Oral Cancer Awareness Month: Everything You Need to Know
by Dr. Beau Beecher, DDS on 4/13/2022
Did you know April is Oral Cancer Awareness Month? Oral cancer, not as commonly known as breast or lung cancer, can be just as deadly if not detected early. Learn more about oral cancer, and familiarize yourself with the symptoms that can help you detect it early. There are also healthy habits you can adopt that may reduce your risk of contracting this cancer.
What is Oral Cancer?
Oral cancer is a malignant growth or sore that can develop on or near the lips, tongue, cheek, gums, or mouth. As many as 50,000 Americans experience oral cancer each year. It tends to appear in men more than women due to a higher prevalence of risk factors. Because this cancer can affect how you chew and swallow, it can be one of the more devastating cancers to experience.
Oral Cancer Risk Factors
Certain lifestyle choices can make you more susceptible to oral cancer. The list below highlights the most dangerous habits that may increase your chances. Do your best to avoid these factors in daily life to help reduce the risk of oral cancer.
Smoking Cigarettes and Consuming Tobacco
The number one cause of oral cancer is smoking, snuffing, or chewing tobacco substances. This includes smoking cigarettes, pipes, and cigars. Smokers are six times more likely to develop cancer, while tobacco snuffers and chewers are 50 times more likely to develop oral, gum, mouth, or cheek cancer. When individuals decreased their use, their risk decreased by almost 50%.
Heavy Alcohol Consumption
According to recent studies, regular heavy drinkers are six times more likely to have oral cancers than their non-drinking counterparts. Even worse, if they’re heavy drinkers and smokers, their chances almost triple. Because alcohol is the leading cause of many other cancers too, it's best to limit your consumption.
Smoking and drinking have the largest impact on your risk of developing oral cancer. However, new studies are showing that your diet may also play a part. Low vitamin C, E, and beta-carotene intake are linked to oral, larynx, esophagus, stomach, and other cancers.
Individuals who had a balanced diet of fruits, vegetables, and vitamins displayed a lower risk of experiencing cancer. After all, you are what you eat. Consume healthy foods on a regular basis so your body can protect you from serious health issues.
Human Papillomavirus (HPV)
A common sexually transmitted infection, the human papillomavirus (HPV) is a collection of different virus strains. HPV is common among teenagers and young adults. Per the CDC, in most cases, HPV will go away on its own. However, it can sometimes lead to cancers including genital, oral, or oropharyngeal cancer. In fact, this sort of cancer can take decades to develop. The symptoms appear years after the individual first experienced HPV. Consult your doctor on your HPV cancer risk.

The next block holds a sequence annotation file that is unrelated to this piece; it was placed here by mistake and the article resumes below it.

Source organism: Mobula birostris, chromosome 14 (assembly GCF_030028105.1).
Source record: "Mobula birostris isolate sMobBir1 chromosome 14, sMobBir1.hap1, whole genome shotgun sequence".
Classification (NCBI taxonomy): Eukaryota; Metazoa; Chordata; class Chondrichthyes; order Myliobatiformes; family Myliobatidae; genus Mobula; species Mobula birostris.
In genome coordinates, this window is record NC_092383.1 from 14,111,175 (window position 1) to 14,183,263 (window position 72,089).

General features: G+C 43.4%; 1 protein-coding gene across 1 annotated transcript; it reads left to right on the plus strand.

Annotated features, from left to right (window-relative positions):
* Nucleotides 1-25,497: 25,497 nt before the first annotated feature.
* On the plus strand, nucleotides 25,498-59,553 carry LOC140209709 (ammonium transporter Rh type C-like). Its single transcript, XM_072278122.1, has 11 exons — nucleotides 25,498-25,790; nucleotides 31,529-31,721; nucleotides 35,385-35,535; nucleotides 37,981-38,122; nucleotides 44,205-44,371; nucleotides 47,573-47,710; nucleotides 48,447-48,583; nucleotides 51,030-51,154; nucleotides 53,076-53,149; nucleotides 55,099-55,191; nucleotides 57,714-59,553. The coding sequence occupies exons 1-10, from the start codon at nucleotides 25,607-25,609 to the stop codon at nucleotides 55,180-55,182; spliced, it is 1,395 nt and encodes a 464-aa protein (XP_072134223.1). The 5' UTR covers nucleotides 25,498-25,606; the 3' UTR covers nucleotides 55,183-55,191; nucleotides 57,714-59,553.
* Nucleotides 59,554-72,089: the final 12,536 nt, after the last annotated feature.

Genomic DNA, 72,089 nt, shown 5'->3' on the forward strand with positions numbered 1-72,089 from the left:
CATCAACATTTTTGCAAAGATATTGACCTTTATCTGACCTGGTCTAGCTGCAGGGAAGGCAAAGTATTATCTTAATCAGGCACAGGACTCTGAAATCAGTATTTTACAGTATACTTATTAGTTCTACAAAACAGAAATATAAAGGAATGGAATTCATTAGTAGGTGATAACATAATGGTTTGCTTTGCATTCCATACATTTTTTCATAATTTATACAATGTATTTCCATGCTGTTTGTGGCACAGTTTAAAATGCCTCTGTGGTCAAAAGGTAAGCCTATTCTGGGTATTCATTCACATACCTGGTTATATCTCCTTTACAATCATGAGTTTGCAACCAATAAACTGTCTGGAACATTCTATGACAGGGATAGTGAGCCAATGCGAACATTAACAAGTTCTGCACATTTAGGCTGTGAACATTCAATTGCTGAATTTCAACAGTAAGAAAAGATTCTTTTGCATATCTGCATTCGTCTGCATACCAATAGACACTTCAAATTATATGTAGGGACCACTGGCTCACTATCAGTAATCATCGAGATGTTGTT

Oral Cancer Symptoms
These are the common symptoms one may experience when oral cancer starts to develop. If you experience any of these symptoms, contact your doctor or dentist immediately. They can perform extensive tests to confirm the presence of oral cancer and help set a course for treatment.
Common oral cancer symptoms include, but are not limited to:
- Jaw pain or swelling
- Dentures suddenly not fitting properly
- Unexplained bleeding in the mouth
- Sores, bumps, lumps, swelling in the mouth, cheek, gums, or lips
- White and or red patches in the mouth that feel velvety
- Unexplained numbness or bleeding in the mouth or around the face
- Difficulty swallowing or chewing
- A constant sensation that something is stuck caught in the back of the throat
Oral Cancer Screening
As with any cancer, early detection is vital to increasing your survival rate. If detected early, the survival rate is 80 to 90%. Even more good news, you can request an annual oral cancer screening as part of your routine dental visit.
Your dentist conducts the exam, looking for common cancer symptoms. Be sure to regularly visit your dentist and inform him or her of any medical changes (swelling, bumps, bleeding, or pain) that could indicate the presence of cancer.
Oral Cancer Treatment
There are many treatment options for oral cancer. Some include surgery to remove the cancerous part of the body. Chemotherapy, radiation therapy, and drug treatments may also be prescribed to kill any remaining cancer cells. Your healthcare professional or dentist will advise on the best course of treatment for oral cancer.
Discuss Oral Cancer Treatment Services with a Kimball & Beecher Dentist
Regularly scheduled dentist appointments will lessen the chances of oral cancer going undetected. Our compassionate and knowledgeable dentists perform thorough examinations during your visit to ensure you’re not at risk for serious diseases or cancers. Schedule an appointment today. We look forward to keeping you and your mouth healthy for years to come.